A Study of the Network of Support for Street Children in Nigeria


ARANSIOLA, Joshua Oyeniyi


Street children, civil society, children's rights, child welfare, State, nongovernmental organizations, network, Nigeria


The study examined the emerging network of supports available to street children in Nigeria. It assessed the kind of support given to street children and the extent to which these networks of support are fulfilling their mission mandates; and to examine the attitudes of the street children to these networks of supports thereby investigating the street children’s preferred options of care. For the purpose of this study, both qualitative and quantitative research methods were used to obtain primary data from the following social categories – street children, community members, NGOs, CSOs and government agencies. Convenience sampling technique was used to select 500 street children in each of the three cities selected for this study (Kaduna, Lagos and Port Harcourt). Out of the total sample of 1500 street children interviewed; a total of 647 representing 43.1% were ‘of’ the street children (that is children who made the street a permanent home, having severed relationship with parents and relations); while the rest were children ‘on’ the street (that is, children who trade on the streets but go home by evening to either parents or relations or some caretakers). Importantly, the focus of this study is on the ‘of’ the street children, who were mainly on their own, and often left to face the horrors of street life without recourse to their significant others. Three NGOs working with street children were purposively selected in each of the three cities. Quantitative data were collected from the street children and these NGOs using semi - structured questionnaire, while in-depth interviews were conducted in each study city with one key government official and three Civil Society Organisation leaders. Also, 6 Focus Group Discussions were also conducted with different social categories of community members in each city. Secondary data on government policies and practices on street children were collected from relevant government ministries and departments. The quantitative data were analysed using SPSS and STATA computer softwares, while these data were presented using univariate,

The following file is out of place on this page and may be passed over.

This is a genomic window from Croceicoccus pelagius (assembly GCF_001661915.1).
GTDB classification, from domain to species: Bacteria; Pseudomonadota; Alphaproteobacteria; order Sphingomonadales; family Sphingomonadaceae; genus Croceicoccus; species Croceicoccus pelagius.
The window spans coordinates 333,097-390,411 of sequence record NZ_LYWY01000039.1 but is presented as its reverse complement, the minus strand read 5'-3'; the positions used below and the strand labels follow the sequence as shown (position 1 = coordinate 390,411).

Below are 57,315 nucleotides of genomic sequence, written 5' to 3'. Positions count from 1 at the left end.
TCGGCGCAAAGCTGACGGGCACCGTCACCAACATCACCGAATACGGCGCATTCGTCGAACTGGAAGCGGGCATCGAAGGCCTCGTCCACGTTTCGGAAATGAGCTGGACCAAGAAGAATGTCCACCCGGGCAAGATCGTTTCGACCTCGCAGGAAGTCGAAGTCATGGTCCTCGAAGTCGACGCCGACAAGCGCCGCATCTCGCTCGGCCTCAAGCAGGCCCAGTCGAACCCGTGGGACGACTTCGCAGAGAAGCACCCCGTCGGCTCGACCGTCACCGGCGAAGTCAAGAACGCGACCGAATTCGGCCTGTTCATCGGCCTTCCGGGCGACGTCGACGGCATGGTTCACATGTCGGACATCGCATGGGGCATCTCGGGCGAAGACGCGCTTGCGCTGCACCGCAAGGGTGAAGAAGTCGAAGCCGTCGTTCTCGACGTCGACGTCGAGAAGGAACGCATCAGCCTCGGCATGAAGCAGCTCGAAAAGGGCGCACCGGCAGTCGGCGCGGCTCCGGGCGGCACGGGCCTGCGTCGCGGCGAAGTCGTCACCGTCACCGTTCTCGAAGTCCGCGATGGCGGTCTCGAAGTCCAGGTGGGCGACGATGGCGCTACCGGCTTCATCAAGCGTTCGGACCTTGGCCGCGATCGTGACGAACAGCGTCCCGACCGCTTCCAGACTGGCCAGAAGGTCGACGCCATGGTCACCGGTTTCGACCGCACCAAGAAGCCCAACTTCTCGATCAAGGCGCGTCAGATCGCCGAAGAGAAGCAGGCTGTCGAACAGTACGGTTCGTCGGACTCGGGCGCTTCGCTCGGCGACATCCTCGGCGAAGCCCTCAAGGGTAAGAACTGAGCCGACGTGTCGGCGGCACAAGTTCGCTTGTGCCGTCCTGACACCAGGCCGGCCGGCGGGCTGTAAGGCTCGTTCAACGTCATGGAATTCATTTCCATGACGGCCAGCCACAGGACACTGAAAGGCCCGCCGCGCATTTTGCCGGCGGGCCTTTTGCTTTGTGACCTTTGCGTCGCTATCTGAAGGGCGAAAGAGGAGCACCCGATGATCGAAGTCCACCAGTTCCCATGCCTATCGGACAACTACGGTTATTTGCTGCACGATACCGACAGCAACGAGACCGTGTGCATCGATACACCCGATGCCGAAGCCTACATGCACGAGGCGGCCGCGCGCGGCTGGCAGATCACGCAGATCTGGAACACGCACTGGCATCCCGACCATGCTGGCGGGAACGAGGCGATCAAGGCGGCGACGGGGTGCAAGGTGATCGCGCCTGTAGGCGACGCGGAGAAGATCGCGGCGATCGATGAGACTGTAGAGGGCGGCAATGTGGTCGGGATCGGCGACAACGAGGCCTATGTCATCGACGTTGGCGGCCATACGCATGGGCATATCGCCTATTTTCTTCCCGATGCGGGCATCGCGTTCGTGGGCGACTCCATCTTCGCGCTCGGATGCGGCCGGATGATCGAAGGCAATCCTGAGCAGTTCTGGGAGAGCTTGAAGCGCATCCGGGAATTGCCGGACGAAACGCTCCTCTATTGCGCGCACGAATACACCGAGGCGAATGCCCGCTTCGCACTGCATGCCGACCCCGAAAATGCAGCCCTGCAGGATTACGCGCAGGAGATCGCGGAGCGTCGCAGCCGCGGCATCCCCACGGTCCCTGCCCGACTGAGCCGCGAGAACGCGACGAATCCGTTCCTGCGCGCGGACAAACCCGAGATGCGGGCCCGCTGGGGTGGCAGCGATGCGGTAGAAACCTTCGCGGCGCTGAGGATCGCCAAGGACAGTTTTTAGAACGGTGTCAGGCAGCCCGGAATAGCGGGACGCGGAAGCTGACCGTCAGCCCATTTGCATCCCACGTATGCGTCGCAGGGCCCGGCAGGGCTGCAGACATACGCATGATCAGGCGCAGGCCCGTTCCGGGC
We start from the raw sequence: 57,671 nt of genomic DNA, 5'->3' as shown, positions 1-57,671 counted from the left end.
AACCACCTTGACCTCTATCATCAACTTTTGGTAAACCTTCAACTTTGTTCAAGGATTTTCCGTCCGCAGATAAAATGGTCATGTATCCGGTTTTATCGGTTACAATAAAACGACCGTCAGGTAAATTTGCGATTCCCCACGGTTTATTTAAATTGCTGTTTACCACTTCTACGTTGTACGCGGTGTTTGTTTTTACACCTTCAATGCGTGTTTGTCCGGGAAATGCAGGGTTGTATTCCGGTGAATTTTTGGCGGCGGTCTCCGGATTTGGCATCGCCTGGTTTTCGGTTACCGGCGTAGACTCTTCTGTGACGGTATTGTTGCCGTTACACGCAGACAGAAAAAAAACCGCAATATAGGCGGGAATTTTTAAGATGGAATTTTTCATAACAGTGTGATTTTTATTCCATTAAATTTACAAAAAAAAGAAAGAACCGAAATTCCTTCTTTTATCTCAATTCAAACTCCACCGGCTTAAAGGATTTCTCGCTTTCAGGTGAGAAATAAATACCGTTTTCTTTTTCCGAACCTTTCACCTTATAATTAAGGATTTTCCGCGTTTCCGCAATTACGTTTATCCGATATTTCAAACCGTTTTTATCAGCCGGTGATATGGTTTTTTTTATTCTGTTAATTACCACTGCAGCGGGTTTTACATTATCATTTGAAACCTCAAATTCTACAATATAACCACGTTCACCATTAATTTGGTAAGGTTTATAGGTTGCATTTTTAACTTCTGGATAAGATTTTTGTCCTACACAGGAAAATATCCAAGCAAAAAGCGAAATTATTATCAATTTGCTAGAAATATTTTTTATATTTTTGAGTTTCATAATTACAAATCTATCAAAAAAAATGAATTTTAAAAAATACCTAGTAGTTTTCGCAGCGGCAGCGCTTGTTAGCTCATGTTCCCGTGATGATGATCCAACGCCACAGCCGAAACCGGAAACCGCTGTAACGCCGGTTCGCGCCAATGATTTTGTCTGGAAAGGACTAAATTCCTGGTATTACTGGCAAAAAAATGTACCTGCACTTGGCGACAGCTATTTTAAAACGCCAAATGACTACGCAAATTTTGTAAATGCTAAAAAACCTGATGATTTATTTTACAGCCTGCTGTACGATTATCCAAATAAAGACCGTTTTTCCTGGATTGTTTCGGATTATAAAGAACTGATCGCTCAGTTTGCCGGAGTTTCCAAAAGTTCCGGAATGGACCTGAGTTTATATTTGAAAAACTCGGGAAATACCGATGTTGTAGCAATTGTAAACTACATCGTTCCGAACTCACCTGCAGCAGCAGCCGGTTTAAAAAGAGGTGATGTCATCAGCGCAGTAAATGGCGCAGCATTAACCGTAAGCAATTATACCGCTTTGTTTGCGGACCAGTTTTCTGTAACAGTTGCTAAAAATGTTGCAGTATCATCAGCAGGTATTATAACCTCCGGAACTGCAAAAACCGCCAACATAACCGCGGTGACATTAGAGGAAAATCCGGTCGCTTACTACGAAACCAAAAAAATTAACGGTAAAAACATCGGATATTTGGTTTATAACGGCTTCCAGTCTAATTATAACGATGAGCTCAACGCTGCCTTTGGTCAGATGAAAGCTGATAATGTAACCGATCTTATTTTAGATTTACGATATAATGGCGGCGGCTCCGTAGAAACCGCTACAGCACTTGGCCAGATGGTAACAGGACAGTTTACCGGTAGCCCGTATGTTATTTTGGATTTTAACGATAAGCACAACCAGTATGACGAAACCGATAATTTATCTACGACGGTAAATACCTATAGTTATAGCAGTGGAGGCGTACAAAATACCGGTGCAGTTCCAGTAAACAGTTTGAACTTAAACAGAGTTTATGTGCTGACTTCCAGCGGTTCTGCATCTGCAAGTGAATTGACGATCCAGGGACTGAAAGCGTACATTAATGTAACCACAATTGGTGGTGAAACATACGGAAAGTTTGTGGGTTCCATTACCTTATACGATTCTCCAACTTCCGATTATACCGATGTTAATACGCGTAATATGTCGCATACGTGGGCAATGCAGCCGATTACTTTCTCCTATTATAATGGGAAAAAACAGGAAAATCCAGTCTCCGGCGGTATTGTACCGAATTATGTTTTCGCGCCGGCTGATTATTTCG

bivariate and multivariate analyses, which then allowed the use of cross tabulations, chisquare and T- Test/ ANOVA. Probit regression was used to determine the degree of association between the independent and dependent variables in the study propositions. The qualitative data collected using key informant interviews (KIIs) and Focus Group Discussions and case studies were analysed using the content analysis carried out with The study concluded that, despite the global shift from eradication of street children to providing support for them right on the streets, this paradigm shift has very weak roots in
Nigeria. Hence, the homeless adults on the street seem to be the role model for ‘of’ the street children. This has serious implication for the future of the country since it could lead to the proliferation of street gangs who are often involved in various crimes and ready instruments of violence. Increase in the population of street children and possibly street gangs could become serious economic burden to the nation. It is therefore important to attract support to the children ‘of’ the street in order to reverse this problem.


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June 21, 2023